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Elton Stoneman
This is the *old* blog. The new one is at

Have you heard? Microsoft hearts Linux. And with good reason: Linux is the home of fast-paced innovation and collaboration. If you're comfortable with Linux then you can step right into new technologies like Node, Docker, Redis, Kafka, Hadoop, et al while they're being developed. They all migrate to Windows eventually, but that takes a while, and the end product on Windows isn't always quite the same.

I've been using Windows since version 3.1 (I remember when Windows for Workgroups 3.11 came out, with the big sell that it could connect PCs together - on the same network!). I think it's a great OS and the latest versions of Windows Server are as solid, fast and reliable as any platform I've used. But new technologies continue to be driven on Linux, Microsoft are working closely with the Linux community, and now is a better time than ever to have cross-platform skills.

.NET is going open source and with ASP.NET 5 you can run Websites and REST APIs natively on Linux, and that opens up a whole lot of runtime options if you have the skills.

That's the idea behind my latest Pluralsight course, which is out now:

Getting Started with Ubuntu

It starts from the ground up with Ubuntu, a free open source Linux distribution. Ubuntu is user-friendly, fast and fun, and is one of the most popular operating systems around (and it’s *all* around – Phones. Clouds. Things - is the current tagline).




Ubuntu comes in many editions and the course covers the Desktop and Server variants in depth, starting with the Desktop. It goes through all you need to know to install and use Ubuntu Desktop as a replacement for Mac OSX or Windows. Ubuntu comes with a host of software pre-installed so you can do almost everything you need to do from the box - email, instant messaging, web browsing, playing music and videos, producing work documents. For anything else you need to do there's the Ubuntu Software Centre - the app store where most apps are free and open source.

In the middle of the course, things get a bit deeper with a module on mastering the command line. The Linux command line is a joy to use, full of well designed and well documented commands that make automation a breeze. In this module I cover BASH scripting too, and running scripts periodically with CRON, the scheduler that's built into Linux.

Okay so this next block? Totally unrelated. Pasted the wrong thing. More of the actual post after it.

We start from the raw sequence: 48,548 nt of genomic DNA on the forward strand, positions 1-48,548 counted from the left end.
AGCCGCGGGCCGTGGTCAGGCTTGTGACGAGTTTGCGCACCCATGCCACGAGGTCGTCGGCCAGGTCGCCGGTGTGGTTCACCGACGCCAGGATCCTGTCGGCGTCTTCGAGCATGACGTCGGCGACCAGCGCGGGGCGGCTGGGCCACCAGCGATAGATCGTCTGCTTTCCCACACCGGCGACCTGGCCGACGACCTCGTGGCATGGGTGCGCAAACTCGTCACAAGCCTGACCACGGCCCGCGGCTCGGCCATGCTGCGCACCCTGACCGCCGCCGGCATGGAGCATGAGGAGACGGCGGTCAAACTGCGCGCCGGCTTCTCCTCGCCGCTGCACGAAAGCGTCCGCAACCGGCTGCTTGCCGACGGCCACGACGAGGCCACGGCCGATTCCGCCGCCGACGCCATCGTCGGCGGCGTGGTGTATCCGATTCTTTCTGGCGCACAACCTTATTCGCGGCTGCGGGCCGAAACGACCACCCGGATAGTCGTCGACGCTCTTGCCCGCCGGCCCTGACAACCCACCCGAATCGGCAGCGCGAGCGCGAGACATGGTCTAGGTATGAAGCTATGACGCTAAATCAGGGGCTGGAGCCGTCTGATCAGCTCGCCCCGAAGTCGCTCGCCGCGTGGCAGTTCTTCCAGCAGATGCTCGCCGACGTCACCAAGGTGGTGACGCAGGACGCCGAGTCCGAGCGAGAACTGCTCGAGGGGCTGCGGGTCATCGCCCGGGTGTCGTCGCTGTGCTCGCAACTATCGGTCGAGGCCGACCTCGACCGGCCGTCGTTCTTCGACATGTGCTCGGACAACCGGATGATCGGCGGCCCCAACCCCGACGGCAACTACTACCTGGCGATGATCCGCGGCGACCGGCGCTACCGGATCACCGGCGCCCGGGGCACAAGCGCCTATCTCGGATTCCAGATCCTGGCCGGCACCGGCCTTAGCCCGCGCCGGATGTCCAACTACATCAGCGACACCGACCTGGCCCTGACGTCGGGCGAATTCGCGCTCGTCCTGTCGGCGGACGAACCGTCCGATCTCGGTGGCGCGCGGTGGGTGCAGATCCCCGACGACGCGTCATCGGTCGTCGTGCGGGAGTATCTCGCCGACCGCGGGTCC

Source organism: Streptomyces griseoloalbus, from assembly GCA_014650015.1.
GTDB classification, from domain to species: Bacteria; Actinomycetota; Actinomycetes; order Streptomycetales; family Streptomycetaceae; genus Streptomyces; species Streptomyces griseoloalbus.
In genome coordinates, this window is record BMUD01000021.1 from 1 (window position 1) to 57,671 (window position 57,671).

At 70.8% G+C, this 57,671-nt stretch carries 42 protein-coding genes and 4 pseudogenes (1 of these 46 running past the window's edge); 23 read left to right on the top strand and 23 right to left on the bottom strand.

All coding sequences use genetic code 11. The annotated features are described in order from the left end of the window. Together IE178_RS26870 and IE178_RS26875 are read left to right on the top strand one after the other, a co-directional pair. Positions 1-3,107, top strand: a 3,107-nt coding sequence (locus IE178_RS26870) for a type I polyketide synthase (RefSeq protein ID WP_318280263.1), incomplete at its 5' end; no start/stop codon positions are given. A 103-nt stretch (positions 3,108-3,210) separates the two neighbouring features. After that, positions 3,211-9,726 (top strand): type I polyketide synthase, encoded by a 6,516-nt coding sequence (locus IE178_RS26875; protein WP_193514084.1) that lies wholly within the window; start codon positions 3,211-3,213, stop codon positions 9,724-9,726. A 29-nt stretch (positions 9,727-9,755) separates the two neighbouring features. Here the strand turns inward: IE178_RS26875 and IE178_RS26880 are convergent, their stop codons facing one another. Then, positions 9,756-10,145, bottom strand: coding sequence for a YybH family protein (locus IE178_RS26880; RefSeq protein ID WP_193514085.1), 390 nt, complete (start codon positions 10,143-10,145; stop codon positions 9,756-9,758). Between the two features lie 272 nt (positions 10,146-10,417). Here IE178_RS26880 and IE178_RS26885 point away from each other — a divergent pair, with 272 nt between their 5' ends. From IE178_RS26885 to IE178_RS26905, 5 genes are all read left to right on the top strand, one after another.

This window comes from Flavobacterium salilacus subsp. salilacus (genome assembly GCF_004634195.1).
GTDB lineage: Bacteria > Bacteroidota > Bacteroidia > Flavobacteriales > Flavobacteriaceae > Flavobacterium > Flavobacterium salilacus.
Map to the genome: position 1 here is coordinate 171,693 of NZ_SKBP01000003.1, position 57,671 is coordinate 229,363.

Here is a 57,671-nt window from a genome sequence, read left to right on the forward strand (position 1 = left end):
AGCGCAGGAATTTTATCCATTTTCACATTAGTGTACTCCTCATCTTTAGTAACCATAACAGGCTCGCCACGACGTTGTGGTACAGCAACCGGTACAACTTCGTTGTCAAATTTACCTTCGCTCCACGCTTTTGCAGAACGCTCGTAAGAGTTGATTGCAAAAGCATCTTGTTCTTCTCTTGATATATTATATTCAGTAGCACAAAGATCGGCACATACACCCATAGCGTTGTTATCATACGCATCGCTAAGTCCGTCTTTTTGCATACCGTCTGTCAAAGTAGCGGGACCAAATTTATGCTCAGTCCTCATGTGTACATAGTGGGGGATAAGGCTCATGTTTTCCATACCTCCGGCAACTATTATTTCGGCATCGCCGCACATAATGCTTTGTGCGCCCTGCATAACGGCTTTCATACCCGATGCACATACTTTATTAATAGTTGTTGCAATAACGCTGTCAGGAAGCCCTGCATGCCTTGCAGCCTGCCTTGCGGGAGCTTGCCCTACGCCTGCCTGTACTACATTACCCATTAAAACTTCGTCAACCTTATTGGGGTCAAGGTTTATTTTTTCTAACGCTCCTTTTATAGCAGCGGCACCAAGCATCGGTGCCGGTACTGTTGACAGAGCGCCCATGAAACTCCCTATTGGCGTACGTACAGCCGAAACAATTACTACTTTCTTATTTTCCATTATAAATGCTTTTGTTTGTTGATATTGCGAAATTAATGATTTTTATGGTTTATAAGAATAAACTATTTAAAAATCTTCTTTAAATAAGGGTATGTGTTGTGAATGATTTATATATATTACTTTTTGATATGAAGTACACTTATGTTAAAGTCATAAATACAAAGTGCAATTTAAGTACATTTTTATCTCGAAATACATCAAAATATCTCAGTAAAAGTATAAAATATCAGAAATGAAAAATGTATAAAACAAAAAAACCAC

The end of the course gets more techy, looking at developing on Ubuntu with free, open source platforms and then moving on to Ubuntu Server. The Server edition of Ubuntu is a lean, powerful OS with very modest hardware demands. You can happily run a server instance with 10GB of disk and less than 1GB of RAM. That makes it ideal for virtualisation and running in the cloud (you can run Ubuntu Server instances in Azure of course, and the new HDInsight on Linux preview runs a whole Hadoop stack on Ubuntu in Azure).

So if you're an engineer and you can't wait for Microsoft to bring Docker into Windows Server, now is the time to go cross-platform. Or if you're an architect and you want to deliver solutions using one codebase that can run on any cloud (including an open source cloud you can run yourself), you need to learn about Ubuntu and Juju. Or if you're still running machines on Windows XP or Windows Server 2003, it's time to look at safer alternatives, and Ubuntu is a great option.

One thing the course doesn't cover is the Ubuntu Phone, which wasn't available before the course was signed off. But I ordered mine in the first flash sale and when I get it, I'll be writing about it here.

Posted on Friday, February 27, 2015 8:59 AM Pluralsight , Linux | Back to top

Comments on this post: Getting Started with Ubuntu

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i was very interested about ubuntu but i don't know details about i know about it.but i have auto-boot on ubuntu here
Left by sams on Feb 27, 2015 9:46 PM

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